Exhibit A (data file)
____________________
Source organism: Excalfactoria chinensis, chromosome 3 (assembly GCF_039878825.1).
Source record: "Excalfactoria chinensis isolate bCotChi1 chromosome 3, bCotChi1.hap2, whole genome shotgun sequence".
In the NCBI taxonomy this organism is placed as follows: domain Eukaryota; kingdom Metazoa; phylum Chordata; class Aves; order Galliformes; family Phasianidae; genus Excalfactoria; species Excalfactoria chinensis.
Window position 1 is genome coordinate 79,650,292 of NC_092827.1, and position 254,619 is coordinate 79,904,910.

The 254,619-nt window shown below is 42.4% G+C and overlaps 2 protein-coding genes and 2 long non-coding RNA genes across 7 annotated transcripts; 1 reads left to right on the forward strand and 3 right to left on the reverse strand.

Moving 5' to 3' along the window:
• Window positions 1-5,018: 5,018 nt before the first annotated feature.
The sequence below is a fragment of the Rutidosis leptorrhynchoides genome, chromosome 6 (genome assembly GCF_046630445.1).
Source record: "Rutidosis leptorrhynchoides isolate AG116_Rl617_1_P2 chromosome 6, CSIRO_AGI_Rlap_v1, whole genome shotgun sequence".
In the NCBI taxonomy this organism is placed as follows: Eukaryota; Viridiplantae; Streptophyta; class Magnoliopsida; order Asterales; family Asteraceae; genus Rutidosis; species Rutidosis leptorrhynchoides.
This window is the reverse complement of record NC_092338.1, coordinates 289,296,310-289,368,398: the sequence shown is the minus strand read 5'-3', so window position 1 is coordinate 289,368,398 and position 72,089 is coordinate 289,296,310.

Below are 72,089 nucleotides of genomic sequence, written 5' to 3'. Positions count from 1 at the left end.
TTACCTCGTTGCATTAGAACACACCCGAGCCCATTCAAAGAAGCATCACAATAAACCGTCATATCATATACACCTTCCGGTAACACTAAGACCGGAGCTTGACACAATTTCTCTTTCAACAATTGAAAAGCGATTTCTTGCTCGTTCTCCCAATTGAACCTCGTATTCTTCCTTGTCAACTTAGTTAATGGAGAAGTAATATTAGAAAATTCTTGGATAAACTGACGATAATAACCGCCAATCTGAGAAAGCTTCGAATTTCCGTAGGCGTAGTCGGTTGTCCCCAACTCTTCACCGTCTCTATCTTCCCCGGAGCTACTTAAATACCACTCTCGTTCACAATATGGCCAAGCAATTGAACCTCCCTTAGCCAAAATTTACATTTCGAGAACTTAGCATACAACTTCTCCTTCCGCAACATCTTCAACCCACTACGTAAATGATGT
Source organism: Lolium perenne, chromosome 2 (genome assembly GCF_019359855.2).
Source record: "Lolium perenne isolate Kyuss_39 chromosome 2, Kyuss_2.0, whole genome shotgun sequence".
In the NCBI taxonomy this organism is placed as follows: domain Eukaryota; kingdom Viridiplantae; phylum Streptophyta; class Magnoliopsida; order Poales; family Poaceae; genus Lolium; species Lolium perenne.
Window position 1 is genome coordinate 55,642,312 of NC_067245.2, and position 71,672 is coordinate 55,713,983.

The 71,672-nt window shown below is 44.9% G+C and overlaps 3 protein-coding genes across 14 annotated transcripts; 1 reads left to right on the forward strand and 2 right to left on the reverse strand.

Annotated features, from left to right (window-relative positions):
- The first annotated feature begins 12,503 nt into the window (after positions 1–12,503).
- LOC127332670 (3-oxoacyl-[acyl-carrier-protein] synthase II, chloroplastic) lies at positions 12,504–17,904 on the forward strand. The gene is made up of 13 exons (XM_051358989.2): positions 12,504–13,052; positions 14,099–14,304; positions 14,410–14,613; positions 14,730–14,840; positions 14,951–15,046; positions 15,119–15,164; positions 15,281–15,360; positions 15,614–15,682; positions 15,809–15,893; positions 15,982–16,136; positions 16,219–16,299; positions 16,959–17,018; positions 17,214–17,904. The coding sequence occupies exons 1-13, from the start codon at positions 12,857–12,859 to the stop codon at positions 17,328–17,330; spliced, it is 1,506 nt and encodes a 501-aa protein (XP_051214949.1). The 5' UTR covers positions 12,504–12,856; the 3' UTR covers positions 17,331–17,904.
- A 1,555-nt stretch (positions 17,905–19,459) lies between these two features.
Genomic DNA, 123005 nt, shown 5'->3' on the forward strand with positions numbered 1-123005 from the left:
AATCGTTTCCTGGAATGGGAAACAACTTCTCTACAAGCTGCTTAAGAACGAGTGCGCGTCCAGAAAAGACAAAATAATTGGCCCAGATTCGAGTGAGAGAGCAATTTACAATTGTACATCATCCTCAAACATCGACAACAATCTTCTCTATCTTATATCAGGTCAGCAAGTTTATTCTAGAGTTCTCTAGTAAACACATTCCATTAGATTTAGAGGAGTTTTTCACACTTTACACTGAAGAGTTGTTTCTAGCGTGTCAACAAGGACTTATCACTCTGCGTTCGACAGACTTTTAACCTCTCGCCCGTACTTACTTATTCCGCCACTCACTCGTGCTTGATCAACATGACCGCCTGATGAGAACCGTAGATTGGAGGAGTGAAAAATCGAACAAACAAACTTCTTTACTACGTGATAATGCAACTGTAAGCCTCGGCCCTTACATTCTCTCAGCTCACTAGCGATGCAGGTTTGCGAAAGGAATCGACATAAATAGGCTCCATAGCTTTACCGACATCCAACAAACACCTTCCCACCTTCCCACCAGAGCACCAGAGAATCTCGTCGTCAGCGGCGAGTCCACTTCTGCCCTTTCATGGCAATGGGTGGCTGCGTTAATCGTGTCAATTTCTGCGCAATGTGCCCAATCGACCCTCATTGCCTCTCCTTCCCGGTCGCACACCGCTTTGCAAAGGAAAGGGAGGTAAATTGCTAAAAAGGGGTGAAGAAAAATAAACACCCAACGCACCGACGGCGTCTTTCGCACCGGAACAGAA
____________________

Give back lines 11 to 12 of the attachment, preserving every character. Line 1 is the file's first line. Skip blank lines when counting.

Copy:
This window is the reverse complement of record NC_092338.1, coordinates 289,296,310-289,368,398: the sequence shown is the minus strand read 5'-3', so window position 1 is coordinate 289,368,398 and position 72,089 is coordinate 289,296,310.

Below are 72,089 nucleotides of genomic sequence, written 5' to 3'. Positions count from 1 at the left end.